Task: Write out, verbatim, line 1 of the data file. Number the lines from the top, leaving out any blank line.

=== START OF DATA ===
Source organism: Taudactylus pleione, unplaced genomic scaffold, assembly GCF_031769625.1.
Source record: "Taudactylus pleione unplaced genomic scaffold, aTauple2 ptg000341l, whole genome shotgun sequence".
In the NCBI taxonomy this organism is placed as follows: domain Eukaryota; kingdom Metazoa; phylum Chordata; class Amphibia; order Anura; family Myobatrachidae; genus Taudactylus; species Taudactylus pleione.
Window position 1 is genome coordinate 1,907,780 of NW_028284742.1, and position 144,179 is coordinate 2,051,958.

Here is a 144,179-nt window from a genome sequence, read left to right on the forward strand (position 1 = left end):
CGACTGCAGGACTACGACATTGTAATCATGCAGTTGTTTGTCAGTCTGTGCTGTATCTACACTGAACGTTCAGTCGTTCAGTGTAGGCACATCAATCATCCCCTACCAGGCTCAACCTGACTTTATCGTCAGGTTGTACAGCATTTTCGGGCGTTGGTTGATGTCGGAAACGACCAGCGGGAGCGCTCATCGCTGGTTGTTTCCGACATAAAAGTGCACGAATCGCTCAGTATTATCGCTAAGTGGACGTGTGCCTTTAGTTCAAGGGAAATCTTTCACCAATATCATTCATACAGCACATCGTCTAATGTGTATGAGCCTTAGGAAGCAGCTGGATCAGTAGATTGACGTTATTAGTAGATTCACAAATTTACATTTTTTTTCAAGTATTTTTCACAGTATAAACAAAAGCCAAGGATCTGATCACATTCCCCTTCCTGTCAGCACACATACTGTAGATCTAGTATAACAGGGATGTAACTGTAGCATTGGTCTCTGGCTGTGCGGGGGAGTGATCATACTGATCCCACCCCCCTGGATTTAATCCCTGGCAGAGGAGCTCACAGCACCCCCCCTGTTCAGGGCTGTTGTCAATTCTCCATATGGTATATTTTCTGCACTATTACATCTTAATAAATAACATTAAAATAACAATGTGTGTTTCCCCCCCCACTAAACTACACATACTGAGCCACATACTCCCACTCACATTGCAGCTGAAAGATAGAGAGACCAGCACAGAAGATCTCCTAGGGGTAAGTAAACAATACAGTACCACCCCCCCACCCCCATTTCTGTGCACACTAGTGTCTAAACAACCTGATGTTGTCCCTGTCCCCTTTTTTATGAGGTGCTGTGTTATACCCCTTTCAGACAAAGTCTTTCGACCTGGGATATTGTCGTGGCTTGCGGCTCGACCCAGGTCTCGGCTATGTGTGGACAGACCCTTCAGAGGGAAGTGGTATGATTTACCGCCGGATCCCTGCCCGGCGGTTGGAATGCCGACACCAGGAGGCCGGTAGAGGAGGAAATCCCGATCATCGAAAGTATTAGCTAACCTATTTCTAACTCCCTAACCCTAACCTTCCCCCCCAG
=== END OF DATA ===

Source organism: Taudactylus pleione, unplaced genomic scaffold, assembly GCF_031769625.1.